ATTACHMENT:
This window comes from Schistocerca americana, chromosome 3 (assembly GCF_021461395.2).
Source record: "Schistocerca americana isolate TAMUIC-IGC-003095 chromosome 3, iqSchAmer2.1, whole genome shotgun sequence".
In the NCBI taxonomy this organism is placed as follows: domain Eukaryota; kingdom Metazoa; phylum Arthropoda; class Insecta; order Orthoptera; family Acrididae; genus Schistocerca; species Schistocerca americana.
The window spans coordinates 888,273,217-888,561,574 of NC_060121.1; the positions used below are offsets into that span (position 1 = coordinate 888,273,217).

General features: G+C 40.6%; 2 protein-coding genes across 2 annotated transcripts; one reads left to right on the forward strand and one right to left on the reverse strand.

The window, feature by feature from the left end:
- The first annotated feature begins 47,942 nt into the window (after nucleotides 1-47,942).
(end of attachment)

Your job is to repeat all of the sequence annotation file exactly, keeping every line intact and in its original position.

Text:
This window comes from Schistocerca americana, chromosome 3 (assembly GCF_021461395.2).
Source record: "Schistocerca americana isolate TAMUIC-IGC-003095 chromosome 3, iqSchAmer2.1, whole genome shotgun sequence".
In the NCBI taxonomy this organism is placed as follows: domain Eukaryota; kingdom Metazoa; phylum Arthropoda; class Insecta; order Orthoptera; family Acrididae; genus Schistocerca; species Schistocerca americana.
The window spans coordinates 888,273,217-888,561,574 of NC_060121.1; the positions used below are offsets into that span (position 1 = coordinate 888,273,217).

General features: G+C 40.6%; 2 protein-coding genes across 2 annotated transcripts; one reads left to right on the forward strand and one right to left on the reverse strand.

The window, feature by feature from the left end:
- The first annotated feature begins 47,942 nt into the window (after nucleotides 1-47,942).